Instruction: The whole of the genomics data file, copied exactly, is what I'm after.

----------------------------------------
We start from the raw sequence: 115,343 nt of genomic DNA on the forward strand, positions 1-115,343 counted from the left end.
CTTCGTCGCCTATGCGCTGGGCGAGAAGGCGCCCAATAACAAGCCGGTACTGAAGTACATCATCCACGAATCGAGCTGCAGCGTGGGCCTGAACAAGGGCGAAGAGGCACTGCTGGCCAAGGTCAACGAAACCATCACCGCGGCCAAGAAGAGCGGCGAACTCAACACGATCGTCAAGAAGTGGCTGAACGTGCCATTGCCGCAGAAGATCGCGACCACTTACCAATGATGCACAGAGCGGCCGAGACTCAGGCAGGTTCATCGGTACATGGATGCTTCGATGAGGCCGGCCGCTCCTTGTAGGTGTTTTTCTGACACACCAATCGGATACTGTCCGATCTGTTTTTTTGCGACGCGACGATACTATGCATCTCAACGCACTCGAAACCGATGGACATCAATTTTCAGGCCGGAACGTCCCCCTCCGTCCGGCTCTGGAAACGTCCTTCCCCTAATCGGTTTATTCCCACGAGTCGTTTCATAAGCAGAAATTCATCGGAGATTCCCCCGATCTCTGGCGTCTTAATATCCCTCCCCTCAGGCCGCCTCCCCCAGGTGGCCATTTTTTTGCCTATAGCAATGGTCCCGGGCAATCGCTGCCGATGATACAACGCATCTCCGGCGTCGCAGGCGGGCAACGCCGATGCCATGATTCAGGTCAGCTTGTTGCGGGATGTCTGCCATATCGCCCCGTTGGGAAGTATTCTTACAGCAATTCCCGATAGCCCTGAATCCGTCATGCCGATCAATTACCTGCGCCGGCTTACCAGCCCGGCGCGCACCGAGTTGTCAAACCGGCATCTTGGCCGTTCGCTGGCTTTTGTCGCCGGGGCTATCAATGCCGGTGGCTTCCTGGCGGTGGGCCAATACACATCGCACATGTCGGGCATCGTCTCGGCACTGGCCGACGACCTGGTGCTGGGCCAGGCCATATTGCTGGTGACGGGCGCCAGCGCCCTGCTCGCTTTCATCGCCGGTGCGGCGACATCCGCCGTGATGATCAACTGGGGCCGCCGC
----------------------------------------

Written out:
We start from the raw sequence: 115,343 nt of genomic DNA on the forward strand, positions 1-115,343 counted from the left end.
CTTCGTCGCCTATGCGCTGGGCGAGAAGGCGCCCAATAACAAGCCGGTACTGAAGTACATCATCCACGAATCGAGCTGCAGCGTGGGCCTGAACAAGGGCGAAGAGGCACTGCTGGCCAAGGTCAACGAAACCATCACCGCGGCCAAGAAGAGCGGCGAACTCAACACGATCGTCAAGAAGTGGCTGAACGTGCCATTGCCGCAGAAGATCGCGACCACTTACCAATGATGCACAGAGCGGCCGAGACTCAGGCAGGTTCATCGGTACATGGATGCTTCGATGAGGCCGGCCGCTCCTTGTAGGTGTTTTTCTGACACACCAATCGGATACTGTCCGATCTGTTTTTTTGCGACGCGACGATACTATGCATCTCAACGCACTCGAAACCGATGGACATCAATTTTCAGGCCGGAACGTCCCCCTCCGTCCGGCTCTGGAAACGTCCTTCCCCTAATCGGTTTATTCCCACGAGTCGTTTCATAAGCAGAAATTCATCGGAGATTCCCCCGATCTCTGGCGTCTTAATATCCCTCCCCTCAGGCCGCCTCCCCCAGGTGGCCATTTTTTTGCCTATAGCAATGGTCCCGGGCAATCGCTGCCGATGATACAACGCATCTCCGGCGTCGCAGGCGGGCAACGCCGATGCCATGATTCAGGTCAGCTTGTTGCGGGATGTCTGCCATATCGCCCCGTTGGGAAGTATTCTTACAGCAATTCCCGATAGCCCTGAATCCGTCATGCCGATCAATTACCTGCGCCGGCTTACCAGCCCGGCGCGCACCGAGTTGTCAAACCGGCATCTTGGCCGTTCGCTGGCTTTTGTCGCCGGGGCTATCAATGCCGGTGGCTTCCTGGCGGTGGGCCAATACACATCGCACATGTCGGGCATCGTCTCGGCACTGGCCGACGACCTGGTGCTGGGCCAGGCCATATTGCTGGTGACGGGCGCCAGCGCCCTGCTCGCTTTCATCGCCGGTGCGGCGACATCCGCCGTGATGATCAACTGGGGCCGCCGC